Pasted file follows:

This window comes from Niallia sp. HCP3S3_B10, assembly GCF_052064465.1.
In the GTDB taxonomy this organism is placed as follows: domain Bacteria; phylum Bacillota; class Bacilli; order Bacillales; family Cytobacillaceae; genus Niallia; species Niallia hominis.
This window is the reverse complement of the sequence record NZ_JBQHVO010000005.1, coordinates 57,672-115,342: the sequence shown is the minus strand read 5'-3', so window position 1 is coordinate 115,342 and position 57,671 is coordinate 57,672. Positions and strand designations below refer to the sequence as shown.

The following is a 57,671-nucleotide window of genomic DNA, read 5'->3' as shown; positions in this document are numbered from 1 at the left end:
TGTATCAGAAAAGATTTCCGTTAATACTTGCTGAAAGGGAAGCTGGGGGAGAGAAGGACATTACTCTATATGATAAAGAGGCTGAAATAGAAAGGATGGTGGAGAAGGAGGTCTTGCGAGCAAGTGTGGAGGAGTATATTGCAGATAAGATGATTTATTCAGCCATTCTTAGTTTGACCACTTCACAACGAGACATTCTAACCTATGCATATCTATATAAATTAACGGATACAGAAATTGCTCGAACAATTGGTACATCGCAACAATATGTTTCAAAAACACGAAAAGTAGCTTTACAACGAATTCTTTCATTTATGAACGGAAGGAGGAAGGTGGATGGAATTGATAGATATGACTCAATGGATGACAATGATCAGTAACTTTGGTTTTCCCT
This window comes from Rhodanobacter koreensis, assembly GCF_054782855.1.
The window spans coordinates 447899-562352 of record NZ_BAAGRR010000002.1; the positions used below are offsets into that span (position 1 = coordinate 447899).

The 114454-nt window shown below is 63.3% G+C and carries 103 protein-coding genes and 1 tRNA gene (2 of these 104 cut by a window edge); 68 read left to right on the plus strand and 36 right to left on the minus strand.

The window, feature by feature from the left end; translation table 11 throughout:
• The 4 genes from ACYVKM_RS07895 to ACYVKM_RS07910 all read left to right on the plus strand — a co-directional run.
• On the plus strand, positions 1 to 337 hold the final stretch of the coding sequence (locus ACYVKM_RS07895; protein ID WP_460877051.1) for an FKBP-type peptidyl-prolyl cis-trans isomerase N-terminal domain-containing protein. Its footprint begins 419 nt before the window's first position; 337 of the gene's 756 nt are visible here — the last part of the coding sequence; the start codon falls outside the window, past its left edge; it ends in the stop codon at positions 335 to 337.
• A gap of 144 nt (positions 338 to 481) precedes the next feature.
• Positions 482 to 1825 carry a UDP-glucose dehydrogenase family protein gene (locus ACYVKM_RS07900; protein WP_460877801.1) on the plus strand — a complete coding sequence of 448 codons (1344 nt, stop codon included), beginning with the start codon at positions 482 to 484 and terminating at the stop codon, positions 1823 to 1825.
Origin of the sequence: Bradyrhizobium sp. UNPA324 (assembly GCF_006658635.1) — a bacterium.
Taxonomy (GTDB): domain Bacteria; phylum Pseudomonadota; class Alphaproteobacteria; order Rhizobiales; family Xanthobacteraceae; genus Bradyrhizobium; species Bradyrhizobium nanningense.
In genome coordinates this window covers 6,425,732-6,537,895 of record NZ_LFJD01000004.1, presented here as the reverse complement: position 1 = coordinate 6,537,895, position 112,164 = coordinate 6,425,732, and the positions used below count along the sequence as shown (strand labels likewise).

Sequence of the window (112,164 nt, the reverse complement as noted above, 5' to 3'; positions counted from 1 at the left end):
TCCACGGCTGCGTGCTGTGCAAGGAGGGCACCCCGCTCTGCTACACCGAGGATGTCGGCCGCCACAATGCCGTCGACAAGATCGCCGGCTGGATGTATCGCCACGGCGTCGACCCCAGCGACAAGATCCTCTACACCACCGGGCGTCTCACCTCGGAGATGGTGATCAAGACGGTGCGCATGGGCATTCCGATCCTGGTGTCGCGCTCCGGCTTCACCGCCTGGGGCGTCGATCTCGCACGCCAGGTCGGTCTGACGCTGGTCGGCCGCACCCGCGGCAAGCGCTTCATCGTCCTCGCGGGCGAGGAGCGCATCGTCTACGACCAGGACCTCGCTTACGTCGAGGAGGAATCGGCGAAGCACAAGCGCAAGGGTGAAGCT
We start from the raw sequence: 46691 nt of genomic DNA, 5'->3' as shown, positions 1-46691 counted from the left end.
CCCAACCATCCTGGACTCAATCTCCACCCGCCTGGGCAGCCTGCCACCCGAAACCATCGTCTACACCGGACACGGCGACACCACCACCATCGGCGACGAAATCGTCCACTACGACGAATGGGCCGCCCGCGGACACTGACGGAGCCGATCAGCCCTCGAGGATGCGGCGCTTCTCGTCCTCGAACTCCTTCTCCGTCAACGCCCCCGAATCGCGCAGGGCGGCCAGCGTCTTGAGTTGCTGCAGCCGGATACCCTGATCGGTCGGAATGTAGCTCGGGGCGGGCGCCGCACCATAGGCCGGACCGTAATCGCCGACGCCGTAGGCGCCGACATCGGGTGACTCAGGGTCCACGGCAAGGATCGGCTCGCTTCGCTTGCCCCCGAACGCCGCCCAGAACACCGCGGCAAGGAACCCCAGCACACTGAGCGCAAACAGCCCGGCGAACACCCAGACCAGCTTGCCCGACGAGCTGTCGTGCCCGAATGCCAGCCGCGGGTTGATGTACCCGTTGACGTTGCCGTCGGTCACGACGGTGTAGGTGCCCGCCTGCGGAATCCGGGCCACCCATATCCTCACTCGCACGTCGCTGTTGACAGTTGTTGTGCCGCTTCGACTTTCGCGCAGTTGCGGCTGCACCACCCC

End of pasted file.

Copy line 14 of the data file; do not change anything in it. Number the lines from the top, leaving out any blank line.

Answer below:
Origin of the sequence: Bradyrhizobium sp. UNPA324 (assembly GCF_006658635.1) — a bacterium.